The results show that the LRS has significant negative associations when controlled for repeated within-subject measurements with different subjective and objective training and match load measures, such as the PSRPE, the TSRPE, TD, and TD20. Therefore, it can track the effect of those variables whilst also being an indicator of different recovery parameters.

All training and match load variables behave according to the a priori assumption and correlate negatively with the following day’s LRS. This is in line with the available literature, where it has already been shown that certain parameters, which are also part of the score, show good moderate to strong evidence for associations with different load indicators. The fact that the variance explained by the residual factor ID and the influence of grouping variables (Playing position/Sex) was high in all the analyses is consistent with current research (Hader et al., 2019; Neumann et al., 2021), where the impact of the different load parameters on recovery varied across groups and individuals.

No single marker can provide global information (Temm et al., 2022) regarding an athlete’s recovery. The comprehensive LRS offers a solution to that problem because it can track different load parameters in elite youth soccer players and present multiple accepted recovery and load measures separately and on an individual level so that athletes, coaches and staff can use it to enhance their knowledge of responses (Bourdon et al., 2017) and determine future training and match load as well as suited means of recovery. By doing this, injury risk could be reduced and performance optimised. The ultimate decision of which monitoring tools to work with should remain with the sports professionals. It is essential that the protocol has reasonable practicability and uses an individualised (Temm et al., 2022), and multimodal approach, including biological and social aspects (Heidari et al., 2019).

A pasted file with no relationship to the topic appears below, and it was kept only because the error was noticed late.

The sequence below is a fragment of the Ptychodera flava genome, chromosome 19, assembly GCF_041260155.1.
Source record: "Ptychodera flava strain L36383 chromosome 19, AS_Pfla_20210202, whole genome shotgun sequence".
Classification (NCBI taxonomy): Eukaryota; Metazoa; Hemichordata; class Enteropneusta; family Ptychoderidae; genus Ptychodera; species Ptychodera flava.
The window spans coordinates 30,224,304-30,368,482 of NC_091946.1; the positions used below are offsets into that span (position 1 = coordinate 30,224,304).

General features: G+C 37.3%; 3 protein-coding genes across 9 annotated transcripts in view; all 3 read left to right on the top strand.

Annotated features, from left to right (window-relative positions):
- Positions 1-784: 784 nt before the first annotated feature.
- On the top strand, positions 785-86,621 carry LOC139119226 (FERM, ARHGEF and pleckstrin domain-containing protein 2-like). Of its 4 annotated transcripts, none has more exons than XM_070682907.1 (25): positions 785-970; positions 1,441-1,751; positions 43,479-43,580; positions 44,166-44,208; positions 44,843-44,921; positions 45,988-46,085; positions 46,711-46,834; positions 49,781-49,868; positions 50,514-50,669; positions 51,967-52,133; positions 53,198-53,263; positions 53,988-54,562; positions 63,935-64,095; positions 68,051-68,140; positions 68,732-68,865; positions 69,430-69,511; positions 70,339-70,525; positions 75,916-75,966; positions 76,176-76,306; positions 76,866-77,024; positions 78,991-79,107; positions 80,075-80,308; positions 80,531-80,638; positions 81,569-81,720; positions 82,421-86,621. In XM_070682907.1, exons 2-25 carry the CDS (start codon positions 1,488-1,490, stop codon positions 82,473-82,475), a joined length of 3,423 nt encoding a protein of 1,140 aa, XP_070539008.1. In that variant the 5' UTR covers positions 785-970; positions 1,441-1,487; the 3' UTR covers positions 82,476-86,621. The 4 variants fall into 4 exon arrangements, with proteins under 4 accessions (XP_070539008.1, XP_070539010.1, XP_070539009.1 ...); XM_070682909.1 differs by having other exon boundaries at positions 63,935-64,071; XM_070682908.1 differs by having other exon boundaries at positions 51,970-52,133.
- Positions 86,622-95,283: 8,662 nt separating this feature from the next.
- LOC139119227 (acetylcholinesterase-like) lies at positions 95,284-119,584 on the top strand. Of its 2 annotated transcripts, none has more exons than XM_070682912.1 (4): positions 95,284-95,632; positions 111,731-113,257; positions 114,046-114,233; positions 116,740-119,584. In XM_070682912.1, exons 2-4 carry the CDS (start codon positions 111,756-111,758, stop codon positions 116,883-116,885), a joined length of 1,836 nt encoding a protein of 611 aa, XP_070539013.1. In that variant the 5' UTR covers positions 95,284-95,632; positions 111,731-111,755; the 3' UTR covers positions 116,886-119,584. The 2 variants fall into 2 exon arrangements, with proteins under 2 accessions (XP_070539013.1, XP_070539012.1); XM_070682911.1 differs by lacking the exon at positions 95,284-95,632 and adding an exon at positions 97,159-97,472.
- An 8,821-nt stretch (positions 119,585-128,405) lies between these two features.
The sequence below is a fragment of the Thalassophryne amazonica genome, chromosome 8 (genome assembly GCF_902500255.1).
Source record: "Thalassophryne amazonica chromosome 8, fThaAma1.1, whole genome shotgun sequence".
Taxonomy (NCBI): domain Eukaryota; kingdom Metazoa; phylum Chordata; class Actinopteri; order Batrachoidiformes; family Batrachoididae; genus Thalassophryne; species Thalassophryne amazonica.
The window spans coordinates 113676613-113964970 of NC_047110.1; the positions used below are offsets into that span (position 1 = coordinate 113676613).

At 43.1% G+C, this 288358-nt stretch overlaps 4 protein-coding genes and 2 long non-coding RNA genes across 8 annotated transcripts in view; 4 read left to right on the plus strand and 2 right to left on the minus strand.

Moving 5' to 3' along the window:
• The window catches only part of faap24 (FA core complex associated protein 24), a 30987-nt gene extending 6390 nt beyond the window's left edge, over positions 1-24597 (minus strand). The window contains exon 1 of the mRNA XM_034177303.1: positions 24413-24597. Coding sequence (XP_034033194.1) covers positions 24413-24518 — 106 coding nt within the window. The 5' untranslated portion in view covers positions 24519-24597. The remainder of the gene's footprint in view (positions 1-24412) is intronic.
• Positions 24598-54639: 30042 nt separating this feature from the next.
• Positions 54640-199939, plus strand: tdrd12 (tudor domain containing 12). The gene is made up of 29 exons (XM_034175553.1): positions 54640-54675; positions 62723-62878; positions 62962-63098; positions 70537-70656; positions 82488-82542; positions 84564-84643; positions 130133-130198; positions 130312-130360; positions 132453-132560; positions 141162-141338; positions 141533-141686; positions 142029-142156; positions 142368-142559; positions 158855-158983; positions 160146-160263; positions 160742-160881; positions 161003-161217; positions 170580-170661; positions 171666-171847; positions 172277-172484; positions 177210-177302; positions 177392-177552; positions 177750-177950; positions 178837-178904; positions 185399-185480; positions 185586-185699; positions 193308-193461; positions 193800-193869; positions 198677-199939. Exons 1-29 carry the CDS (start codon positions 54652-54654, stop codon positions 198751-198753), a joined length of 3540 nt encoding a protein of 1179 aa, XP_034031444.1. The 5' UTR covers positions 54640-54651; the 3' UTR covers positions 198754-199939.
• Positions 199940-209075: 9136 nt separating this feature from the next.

Bourdon, P. C., Cardinale, M., Murray, A., Gastin, P., Kellmann, M., Varley, M. C., Gabbett, T. J., Coutts, A. J., Burgess, D. J., Gregson, W., & Cable, N. T. (2017). Monitoring athlete training loads: Consensus statement. International Journal of Sports Physiology and Performance, 12(Suppl 2), S2161–S2170. https://doi.org/10.1123/IJSPP.2017-0208

Fisher, A. J., Medaglia, J. D., & Jeronimus, B. F. (2018). Lack of group-to-individual generalizability is a threat to human subjects research. Proceedings of the National Academy of Sciences, 115(27), E6106–E6115. https://doi.org/10.1073/pnas.1711978115